Uses Bluetooth technology
Up to two channels of compressed audio (stereo)
Ideal for headphones, earbuds, and portable speakers
Uses a standard Wi-Fi network
Up to two channels of high-definition audio (stereo)
Ideal for smart speakers, multiroom speakers, and speakers that expand soundbar-based systems
Creates a dedicated wireless network, specifically for the sound system
Up to eight channels of ultra high-definition uncompressed audio; supports Dolby Atmos®
Highest globally-recognized standard for wireless speaker systems
Ideal for true cinema surround-sound systems
In the fourth and final step in our series, How to Make a Sound Investment, we’ll explore the benefits that cinema sound brings to home entertainment. Let’s dive into a few recent releases—movies that maximize sound design to deliver truly unique and immersive viewing experiences.
When building the sound design for the recent sequel to the 1986 classic, lead sound designer, Al Nelson, and FX recordist, Benny Burtt, from Skywalker Sound partnered with GE Aviation to record, mix, and build a dense portfolio of jet-engine sound. They even placed mics in test cells of the world’s most powerful commercial aviation engine, the GE9X, recording from the moment it purred to life to its maximum capacity. They did this with the express intent of making the audience feel as though they were inside the cockpit of the F/A-18 Super Hornet jet, featured in the film. With a 5.1 surround-sound system, you can hear the roar of powerful engines and feel the turbulence of aerial combat from the comfort of your living room.
In Baz Luhrman’s recent biopic on the legendary singer and superstar, Elvis Presley, sound designer Wayne Pashley had the difficult task of creating a “sonic glue” for the film as a whole—not only comprised of Presley’s music, but the roar of the enormous crowds who came to listen to it. Throughout Presley’s career, his fans gathered in unprecedented numbers and showed incomparable enthusiasm for his performance. Incorporating this element into the soundscape enabled the production to reflect the sheer scale and intensity of the in-narrative audience, making the viewer feel immersed in the crowd. To convey a more subjective perspective—one from Elvis’s point of view during performances—the audience is muted to engender a greater sense of loneliness and isolation. Multichannel audio drops you in the middle of this exciting and turbulent moment in music history.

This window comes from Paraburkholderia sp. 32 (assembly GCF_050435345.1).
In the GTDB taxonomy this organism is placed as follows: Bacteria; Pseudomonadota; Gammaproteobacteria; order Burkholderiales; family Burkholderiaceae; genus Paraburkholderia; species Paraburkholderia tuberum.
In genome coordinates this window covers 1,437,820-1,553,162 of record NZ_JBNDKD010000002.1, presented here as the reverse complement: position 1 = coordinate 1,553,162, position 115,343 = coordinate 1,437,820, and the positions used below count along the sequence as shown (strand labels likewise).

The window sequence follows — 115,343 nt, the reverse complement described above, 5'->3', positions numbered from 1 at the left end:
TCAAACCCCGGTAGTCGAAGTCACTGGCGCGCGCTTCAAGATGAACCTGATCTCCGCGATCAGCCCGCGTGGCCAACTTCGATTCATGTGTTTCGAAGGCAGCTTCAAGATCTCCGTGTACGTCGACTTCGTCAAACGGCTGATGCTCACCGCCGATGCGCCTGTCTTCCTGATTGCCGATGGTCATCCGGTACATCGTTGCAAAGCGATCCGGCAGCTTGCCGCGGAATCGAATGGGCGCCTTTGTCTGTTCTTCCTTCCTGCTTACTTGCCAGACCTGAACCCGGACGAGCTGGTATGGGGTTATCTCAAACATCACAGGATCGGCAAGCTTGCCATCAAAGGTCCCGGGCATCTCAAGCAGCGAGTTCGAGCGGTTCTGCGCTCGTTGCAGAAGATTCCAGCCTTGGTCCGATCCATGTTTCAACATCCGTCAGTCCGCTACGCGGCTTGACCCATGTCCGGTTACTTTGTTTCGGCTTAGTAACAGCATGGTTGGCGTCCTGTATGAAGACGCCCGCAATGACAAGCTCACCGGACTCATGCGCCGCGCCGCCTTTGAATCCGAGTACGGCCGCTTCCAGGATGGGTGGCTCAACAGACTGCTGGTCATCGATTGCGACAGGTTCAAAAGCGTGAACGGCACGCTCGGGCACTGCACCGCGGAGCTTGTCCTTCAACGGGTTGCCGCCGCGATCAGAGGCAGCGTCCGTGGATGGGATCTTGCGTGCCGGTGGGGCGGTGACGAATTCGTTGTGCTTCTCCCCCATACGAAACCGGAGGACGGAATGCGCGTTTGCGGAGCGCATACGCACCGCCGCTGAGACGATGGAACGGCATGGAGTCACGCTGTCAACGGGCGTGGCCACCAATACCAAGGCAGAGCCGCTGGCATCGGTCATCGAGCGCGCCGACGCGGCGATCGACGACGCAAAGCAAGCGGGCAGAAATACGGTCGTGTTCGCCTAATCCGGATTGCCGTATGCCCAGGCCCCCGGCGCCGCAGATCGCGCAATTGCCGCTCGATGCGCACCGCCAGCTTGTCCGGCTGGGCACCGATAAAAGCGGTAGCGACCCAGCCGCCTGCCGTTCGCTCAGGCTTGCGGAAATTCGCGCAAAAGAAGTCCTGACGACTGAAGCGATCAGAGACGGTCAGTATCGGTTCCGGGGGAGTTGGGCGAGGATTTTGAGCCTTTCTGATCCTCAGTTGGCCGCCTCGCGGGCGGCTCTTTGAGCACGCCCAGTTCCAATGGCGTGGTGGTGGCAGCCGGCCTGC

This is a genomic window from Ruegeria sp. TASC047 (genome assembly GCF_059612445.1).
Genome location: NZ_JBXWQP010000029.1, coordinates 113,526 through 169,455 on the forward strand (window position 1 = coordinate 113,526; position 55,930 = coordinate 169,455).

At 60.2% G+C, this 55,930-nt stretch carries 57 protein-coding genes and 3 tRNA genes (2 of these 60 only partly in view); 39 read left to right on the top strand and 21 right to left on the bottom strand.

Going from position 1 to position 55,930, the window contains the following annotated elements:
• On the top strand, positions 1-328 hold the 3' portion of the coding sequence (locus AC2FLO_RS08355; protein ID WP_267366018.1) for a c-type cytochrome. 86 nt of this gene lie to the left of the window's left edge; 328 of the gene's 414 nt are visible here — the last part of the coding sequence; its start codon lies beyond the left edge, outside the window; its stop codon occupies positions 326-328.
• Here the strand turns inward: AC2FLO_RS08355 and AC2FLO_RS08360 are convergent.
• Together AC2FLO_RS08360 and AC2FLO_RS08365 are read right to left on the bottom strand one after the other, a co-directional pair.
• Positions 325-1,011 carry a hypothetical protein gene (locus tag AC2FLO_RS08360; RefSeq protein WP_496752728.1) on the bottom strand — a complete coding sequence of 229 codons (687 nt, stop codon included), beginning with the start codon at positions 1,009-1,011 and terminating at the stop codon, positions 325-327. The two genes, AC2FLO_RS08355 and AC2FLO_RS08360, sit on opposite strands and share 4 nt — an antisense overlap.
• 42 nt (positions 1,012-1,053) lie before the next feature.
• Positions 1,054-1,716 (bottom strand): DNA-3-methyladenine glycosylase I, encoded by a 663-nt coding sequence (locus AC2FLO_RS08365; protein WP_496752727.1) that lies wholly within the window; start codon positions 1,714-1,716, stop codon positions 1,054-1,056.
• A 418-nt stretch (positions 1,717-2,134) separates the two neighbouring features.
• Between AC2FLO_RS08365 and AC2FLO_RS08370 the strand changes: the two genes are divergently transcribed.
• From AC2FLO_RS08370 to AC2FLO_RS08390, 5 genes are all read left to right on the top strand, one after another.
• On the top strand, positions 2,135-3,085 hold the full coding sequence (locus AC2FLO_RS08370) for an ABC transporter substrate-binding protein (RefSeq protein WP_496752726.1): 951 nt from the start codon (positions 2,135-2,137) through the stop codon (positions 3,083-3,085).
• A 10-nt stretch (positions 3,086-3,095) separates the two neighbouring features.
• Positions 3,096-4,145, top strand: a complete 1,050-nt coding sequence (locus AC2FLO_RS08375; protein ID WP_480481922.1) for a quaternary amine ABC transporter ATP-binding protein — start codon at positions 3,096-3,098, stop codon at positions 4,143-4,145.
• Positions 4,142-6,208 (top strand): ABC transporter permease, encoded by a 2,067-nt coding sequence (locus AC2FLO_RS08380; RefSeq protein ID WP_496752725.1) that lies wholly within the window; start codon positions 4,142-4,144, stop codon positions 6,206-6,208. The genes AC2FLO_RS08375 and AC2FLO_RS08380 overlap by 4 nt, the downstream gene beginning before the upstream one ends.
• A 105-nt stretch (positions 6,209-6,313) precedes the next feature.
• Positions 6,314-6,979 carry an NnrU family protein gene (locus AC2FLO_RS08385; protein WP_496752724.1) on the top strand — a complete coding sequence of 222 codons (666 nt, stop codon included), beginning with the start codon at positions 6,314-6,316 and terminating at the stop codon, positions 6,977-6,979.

Denis Villeneuve’s sci-fi epic, which won the Academy Award for Best Sound earlier this year, has been lauded for the way that it combines both visual and auditory texture and detail to present its epic space-faring saga. Dune practices world-building through sound design, investing mood and tone into its soundscape to put the viewer in the minds of its characters, while also conveying detail through the textured and layered sound design of its strange devices, vehicles, landscapes, and especially its creatures, culminating in an auditory experience that is simultaneously familiar and utterly alien. A subwoofer in particular is practically necessary to experience the true depth of sound present in the depiction of the enormous sandworms, whose presence is felt in the soundscape of the film even when not present on screen.
These are just a few examples of the ways that sound design plays a pivotal role in our most popular films. Invest in a multispeaker sound system and experience movies, television, sports, and games the way they’re engineered to be heard—in stunning immersive audio.